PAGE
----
In the previous time, the ghost of communism was an effective way to push aside the political oppositions in the civil society. In fact, the military had adopted it as a permanent doctrine in perceiving what so-called as “the domestic threat” (Honna, 2001:54-89). Moreover, by correlating the incident with communist, the regime was encouraging the people to rememorize “the 1965 incident”. In addition, the regime also designed this story to regenerate a traumatic condition in the society regarding to the “1965 incident” (Zurbuchen, 2002:564-581).

            However, this old fashion strategy failed in convincing the public. Furthermore, Megawati consistently insisted that PDI had nothing to do with the communism issue. Eventually, the regime failed to topple completely Megawati from politics.

Conclusion

            To sum up, the 27 July incident shows the permanent approach of the New Order regime in overcoming the political opposition. By putting forward the coercive action and stigmatizing the opposition with communist label, the regime attempt to hide the permanent conflict among the clients in the elites’ inner circle in order to maintain elitist’ nature of the New Order regime.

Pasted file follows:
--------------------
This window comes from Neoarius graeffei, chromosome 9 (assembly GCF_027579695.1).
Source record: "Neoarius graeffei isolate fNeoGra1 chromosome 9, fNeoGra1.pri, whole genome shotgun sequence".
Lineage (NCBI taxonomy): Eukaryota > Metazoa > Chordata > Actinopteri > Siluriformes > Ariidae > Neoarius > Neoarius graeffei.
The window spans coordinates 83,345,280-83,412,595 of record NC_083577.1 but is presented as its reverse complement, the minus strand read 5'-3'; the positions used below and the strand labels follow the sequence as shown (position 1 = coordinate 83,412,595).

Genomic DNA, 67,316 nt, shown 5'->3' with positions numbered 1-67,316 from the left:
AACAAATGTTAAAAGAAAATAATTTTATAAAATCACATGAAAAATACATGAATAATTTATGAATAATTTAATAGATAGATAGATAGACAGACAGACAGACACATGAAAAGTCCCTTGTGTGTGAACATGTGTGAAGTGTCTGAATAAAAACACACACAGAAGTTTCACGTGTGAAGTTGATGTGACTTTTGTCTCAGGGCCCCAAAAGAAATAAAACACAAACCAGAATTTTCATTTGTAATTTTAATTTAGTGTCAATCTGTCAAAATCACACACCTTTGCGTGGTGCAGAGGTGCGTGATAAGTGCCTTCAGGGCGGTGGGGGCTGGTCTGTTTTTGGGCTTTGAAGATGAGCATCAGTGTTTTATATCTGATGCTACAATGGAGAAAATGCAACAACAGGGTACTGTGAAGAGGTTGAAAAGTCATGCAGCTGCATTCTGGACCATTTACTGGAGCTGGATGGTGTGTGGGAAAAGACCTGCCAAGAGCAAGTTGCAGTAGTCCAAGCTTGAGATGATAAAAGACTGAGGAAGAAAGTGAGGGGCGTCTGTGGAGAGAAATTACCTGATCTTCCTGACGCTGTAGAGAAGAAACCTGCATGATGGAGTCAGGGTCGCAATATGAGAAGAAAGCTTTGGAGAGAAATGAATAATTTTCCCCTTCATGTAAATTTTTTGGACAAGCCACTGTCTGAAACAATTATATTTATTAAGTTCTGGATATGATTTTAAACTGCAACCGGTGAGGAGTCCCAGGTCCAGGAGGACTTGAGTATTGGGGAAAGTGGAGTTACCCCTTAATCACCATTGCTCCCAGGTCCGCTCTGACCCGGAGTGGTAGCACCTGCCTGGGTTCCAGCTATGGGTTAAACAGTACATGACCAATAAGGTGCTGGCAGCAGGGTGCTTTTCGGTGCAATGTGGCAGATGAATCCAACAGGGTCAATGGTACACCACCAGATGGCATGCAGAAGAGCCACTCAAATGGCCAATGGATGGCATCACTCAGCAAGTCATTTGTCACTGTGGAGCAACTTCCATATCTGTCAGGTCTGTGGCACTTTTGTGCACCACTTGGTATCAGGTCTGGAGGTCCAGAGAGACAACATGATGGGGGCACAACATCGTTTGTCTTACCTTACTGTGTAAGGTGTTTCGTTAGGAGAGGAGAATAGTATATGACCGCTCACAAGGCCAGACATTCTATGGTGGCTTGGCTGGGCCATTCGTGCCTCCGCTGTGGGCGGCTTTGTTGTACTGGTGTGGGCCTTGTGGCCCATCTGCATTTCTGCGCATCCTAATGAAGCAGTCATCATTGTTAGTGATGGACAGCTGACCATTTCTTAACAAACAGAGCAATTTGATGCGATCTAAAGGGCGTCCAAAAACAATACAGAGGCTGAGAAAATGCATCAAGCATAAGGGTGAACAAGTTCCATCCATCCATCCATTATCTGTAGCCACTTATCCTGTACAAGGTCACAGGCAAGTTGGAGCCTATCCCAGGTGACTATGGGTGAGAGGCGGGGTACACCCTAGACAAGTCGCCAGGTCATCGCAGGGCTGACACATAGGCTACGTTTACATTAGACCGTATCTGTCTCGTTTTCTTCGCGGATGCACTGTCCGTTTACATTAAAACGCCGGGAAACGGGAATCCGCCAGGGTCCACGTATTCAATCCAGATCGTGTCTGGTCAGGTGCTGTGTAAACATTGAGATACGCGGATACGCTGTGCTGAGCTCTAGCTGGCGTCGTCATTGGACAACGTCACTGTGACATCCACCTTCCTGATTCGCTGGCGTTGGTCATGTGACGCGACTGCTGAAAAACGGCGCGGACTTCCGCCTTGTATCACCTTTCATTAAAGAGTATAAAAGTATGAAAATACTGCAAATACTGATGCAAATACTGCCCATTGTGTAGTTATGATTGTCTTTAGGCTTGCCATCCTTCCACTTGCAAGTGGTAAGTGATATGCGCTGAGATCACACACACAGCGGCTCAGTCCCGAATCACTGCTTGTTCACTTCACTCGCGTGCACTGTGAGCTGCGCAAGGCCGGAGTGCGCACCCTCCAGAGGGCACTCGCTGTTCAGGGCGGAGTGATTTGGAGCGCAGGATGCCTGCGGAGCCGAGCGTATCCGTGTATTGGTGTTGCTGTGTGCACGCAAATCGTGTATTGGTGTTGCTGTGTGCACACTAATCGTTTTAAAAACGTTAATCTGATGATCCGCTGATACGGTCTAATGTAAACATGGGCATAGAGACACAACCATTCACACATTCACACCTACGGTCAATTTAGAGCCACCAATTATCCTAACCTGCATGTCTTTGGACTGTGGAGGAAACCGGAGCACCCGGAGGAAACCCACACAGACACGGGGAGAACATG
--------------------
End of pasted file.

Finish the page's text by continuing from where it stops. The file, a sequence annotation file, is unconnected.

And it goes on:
However, this campaign just strengthened one faction in the elites’ inner circle rather than balancing the power relationships among elites. By exploiting the Islamic sentiment, Habibie faction got most political benefits. Ironically, this stimulates further elites’ fragmentations, which then topple the authoritarian regime itself.

            The 27 July incident also shows that the strength of an authoritarian regime is limited by its own weakness in dealing with the elites’ fragmentation and the pressure from the civil society. Once the elites’ inner circle become imbalance, the civil society can topple the authoritarian regime.

 

 

 

 

 

References

 

Anderson, B.R.O’G. (ed.) (2001). Violence and the state in Suharto’s Indonesia. Ithaca, NY: South East Asia Program Pulications (SEAP) Cornell University.

 

Cribb, R. (2002). Unresolved problems in the Indonesian killings of 1965-1966. Asian Survey, 4, 550-563.

 

Elson, R.E. (2001). Suharto: a political biography. UK: Cambridge University Press.